Tax Consequences

If you violate the IRS rules regarding prohibited transactions, the IRS will consider the IRA funds used in the transaction as a distribution of your IRA. You will be taxed on the funds from the first year in which the transaction occurred, with penalties and interest included. Depending on your age, you may also incur an additional penalty for taking an early distribution.

What to do if your Retirement Savings Falls Short

Monday, February 26th, 2018

With so many older workers approaching their retirement years with meager savings, the big question is: What can they do to improve their financial security in retirement?

If you’re in your 50s or older, working longer — even by a few months — has a much greater impact on your ultimate retirement income than saving more or achieving a higher net rate of return on your savings. Of course, ideally, older workers would take all these steps — the paper just helps you focus on the most important one.

The report offers several examples that illustrate the power of working longer, using hypothetical workers of various ages. For example:

  • Workers age 66 who earn at the national average wage could increase their ultimate retirement income by 7.75 percent by working one more year and retiring at age 67.
  • For these workers, the total value of the additional lifetime retirement income generated by working for one more year is equal to getting a bonus of over 40 percent (43.27 percent) of this average wage earner’s annual salary.
  • Workers age 62 who earn average wages could increase their ultimate retirement income by almost one-third (32.7 percent) by working four more years until age 66 and by almost three-fourths (74.6 percent) by working eight more years until age 70.

(The report estimates that average annual wages for workers age 55 to 64 are about $52,350.)

Here are three reasons working longer increases your retirement income:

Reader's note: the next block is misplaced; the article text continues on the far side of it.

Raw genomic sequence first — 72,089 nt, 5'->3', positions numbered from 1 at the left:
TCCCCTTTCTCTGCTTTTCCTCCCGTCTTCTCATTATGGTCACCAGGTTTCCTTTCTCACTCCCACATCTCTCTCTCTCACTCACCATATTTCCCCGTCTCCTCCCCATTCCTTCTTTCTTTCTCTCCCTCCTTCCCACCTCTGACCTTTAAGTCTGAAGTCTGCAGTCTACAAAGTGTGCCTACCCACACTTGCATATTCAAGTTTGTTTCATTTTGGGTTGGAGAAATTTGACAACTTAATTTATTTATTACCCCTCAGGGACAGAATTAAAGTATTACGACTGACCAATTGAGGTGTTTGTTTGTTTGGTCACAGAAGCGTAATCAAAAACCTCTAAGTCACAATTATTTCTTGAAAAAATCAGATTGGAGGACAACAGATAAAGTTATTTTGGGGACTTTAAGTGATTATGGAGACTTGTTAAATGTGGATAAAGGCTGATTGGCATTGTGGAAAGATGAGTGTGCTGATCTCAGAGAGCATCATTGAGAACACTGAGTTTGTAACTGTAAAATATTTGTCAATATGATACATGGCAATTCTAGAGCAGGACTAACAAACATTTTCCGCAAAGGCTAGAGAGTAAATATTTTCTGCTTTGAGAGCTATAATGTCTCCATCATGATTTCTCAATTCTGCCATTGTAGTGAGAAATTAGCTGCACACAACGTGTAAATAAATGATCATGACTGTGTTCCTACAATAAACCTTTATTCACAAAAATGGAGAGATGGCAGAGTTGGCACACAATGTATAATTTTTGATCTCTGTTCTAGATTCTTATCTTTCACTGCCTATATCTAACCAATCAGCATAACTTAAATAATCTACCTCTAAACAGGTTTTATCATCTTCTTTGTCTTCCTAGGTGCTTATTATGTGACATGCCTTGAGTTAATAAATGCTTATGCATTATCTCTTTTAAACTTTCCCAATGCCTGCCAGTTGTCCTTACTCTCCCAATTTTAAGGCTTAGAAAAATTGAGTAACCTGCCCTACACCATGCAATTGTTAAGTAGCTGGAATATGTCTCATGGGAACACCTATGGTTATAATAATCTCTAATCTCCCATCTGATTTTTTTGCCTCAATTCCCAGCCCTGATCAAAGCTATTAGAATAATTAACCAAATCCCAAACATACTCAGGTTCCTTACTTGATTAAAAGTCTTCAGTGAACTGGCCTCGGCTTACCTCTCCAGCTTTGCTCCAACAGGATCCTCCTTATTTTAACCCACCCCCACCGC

• Your Social Security income will increase significantly — by 8 percent for each year beyond the full retirement age that you start benefits.
  • Your savings have more years to grow with investment returns.
  • Your savings need to last for a shorter number of years in retirement.

The paper shows that delaying Social Security accounts for most of the total increase in your retirement income — roughly three-fourths of it.

For low-wage earners, delaying Social Security benefits is particularly powerful. For example, consider such an earner at age 56: Delaying retirement by seven months has roughly the same impact as saving an additional 10 percent of pay for 10 years.

Many older workers aren’t willing or able to keep working at their current rate of pay or for the same number of hours. But you may not need to do either. For instance, you could pursue a “downshifting” strategy during which you reduce your hours and responsibilities, and earn just enough to cover your current living expenses while you let your Social Security and savings grow until you ultimately retire.

This strategy might free some time to enjoy life more and take care of yourself, and you’ll still reap most of the benefits of working longer described above.

It’s important to acknowledge that working longer may be “easier said than done” for many older workers. They’ll need to be resilient and creative to find work opportunities, and working longer will most likely take some planning. While working longer may not be the ideal solution, it may be the best option that many older workers have.

The Rules of Buying Property with your Real Estate IRA

Monday, February 12th, 2018

Real estate is one of the most sought-after and lucrative hard asset types that investors love. It’s popular because it’s not just single-family homes, but commercial real estate, farmland, business parks, apartment complexes, and more.
What most Americans don’t know is that you’re allowed to invest in these types of real estate with your self-directed IRA, and any gains made off of your investments go back into your retirement account.
As with any investment, there are rules that you have to follow to make sure that your IRA is compliant with IRS laws, so let’s go over a few rules.

Your personal use